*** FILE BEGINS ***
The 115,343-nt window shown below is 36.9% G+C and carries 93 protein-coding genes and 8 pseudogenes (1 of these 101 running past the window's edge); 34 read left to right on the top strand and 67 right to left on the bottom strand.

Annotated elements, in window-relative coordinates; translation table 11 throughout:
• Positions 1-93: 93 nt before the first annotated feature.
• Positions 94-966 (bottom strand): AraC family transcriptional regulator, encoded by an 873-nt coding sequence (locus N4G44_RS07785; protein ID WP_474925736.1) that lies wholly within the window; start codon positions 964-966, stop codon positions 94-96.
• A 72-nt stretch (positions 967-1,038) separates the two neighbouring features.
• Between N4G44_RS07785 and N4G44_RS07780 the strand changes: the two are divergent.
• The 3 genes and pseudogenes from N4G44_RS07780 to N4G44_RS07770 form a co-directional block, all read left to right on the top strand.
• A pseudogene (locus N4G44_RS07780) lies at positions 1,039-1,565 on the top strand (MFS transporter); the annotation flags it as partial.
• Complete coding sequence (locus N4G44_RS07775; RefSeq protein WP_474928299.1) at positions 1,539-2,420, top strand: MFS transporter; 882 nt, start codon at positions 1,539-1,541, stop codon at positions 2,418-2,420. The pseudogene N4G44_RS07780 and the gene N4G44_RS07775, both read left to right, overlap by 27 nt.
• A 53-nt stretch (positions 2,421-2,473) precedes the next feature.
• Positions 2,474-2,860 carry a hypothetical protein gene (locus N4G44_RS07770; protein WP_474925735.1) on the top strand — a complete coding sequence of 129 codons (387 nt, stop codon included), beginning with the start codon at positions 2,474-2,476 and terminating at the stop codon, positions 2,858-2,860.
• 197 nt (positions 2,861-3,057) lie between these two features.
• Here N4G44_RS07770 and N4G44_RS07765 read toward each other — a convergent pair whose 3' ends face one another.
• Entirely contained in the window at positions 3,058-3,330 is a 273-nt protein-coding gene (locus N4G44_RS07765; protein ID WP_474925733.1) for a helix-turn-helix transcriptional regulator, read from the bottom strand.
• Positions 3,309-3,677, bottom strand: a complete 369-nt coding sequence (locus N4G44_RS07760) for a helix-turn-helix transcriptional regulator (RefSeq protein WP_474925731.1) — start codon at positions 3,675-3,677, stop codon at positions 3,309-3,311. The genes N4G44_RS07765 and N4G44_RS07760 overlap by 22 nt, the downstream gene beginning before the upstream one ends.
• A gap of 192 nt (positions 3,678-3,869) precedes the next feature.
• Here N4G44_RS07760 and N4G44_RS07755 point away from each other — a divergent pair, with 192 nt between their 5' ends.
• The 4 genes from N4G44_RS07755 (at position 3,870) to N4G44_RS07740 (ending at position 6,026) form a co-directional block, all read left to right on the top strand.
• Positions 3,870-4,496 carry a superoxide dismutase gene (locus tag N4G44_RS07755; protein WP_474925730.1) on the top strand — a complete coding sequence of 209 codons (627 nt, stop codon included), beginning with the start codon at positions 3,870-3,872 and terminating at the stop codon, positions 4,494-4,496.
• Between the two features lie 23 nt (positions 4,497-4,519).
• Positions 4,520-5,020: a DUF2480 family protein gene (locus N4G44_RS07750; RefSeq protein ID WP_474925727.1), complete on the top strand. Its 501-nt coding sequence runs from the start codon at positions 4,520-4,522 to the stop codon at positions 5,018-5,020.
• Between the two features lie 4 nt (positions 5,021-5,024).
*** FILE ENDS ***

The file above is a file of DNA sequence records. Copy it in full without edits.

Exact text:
The 115,343-nt window shown below is 36.9% G+C and carries 93 protein-coding genes and 8 pseudogenes (1 of these 101 running past the window's edge); 34 read left to right on the top strand and 67 right to left on the bottom strand.

Annotated elements, in window-relative coordinates; translation table 11 throughout:
• Positions 1-93: 93 nt before the first annotated feature.
• Positions 94-966 (bottom strand): AraC family transcriptional regulator, encoded by an 873-nt coding sequence (locus N4G44_RS07785; protein ID WP_474925736.1) that lies wholly within the window; start codon positions 964-966, stop codon positions 94-96.
• A 72-nt stretch (positions 967-1,038) separates the two neighbouring features.
• Between N4G44_RS07785 and N4G44_RS07780 the strand changes: the two are divergent.
• The 3 genes and pseudogenes from N4G44_RS07780 to N4G44_RS07770 form a co-directional block, all read left to right on the top strand.
• A pseudogene (locus N4G44_RS07780) lies at positions 1,039-1,565 on the top strand (MFS transporter); the annotation flags it as partial.
• Complete coding sequence (locus N4G44_RS07775; RefSeq protein WP_474928299.1) at positions 1,539-2,420, top strand: MFS transporter; 882 nt, start codon at positions 1,539-1,541, stop codon at positions 2,418-2,420. The pseudogene N4G44_RS07780 and the gene N4G44_RS07775, both read left to right, overlap by 27 nt.
• A 53-nt stretch (positions 2,421-2,473) precedes the next feature.
• Positions 2,474-2,860 carry a hypothetical protein gene (locus N4G44_RS07770; protein WP_474925735.1) on the top strand — a complete coding sequence of 129 codons (387 nt, stop codon included), beginning with the start codon at positions 2,474-2,476 and terminating at the stop codon, positions 2,858-2,860.
• 197 nt (positions 2,861-3,057) lie between these two features.
• Here N4G44_RS07770 and N4G44_RS07765 read toward each other — a convergent pair whose 3' ends face one another.
• Entirely contained in the window at positions 3,058-3,330 is a 273-nt protein-coding gene (locus N4G44_RS07765; protein ID WP_474925733.1) for a helix-turn-helix transcriptional regulator, read from the bottom strand.
• Positions 3,309-3,677, bottom strand: a complete 369-nt coding sequence (locus N4G44_RS07760) for a helix-turn-helix transcriptional regulator (RefSeq protein WP_474925731.1) — start codon at positions 3,675-3,677, stop codon at positions 3,309-3,311. The genes N4G44_RS07765 and N4G44_RS07760 overlap by 22 nt, the downstream gene beginning before the upstream one ends.
• A gap of 192 nt (positions 3,678-3,869) precedes the next feature.
• Here N4G44_RS07760 and N4G44_RS07755 point away from each other — a divergent pair, with 192 nt between their 5' ends.
• The 4 genes from N4G44_RS07755 (at position 3,870) to N4G44_RS07740 (ending at position 6,026) form a co-directional block, all read left to right on the top strand.
• Positions 3,870-4,496 carry a superoxide dismutase gene (locus tag N4G44_RS07755; protein WP_474925730.1) on the top strand — a complete coding sequence of 209 codons (627 nt, stop codon included), beginning with the start codon at positions 3,870-3,872 and terminating at the stop codon, positions 4,494-4,496.
• Between the two features lie 23 nt (positions 4,497-4,519).
• Positions 4,520-5,020: a DUF2480 family protein gene (locus N4G44_RS07750; RefSeq protein ID WP_474925727.1), complete on the top strand. Its 501-nt coding sequence runs from the start codon at positions 4,520-4,522 to the stop codon at positions 5,018-5,020.
• Between the two features lie 4 nt (positions 5,021-5,024).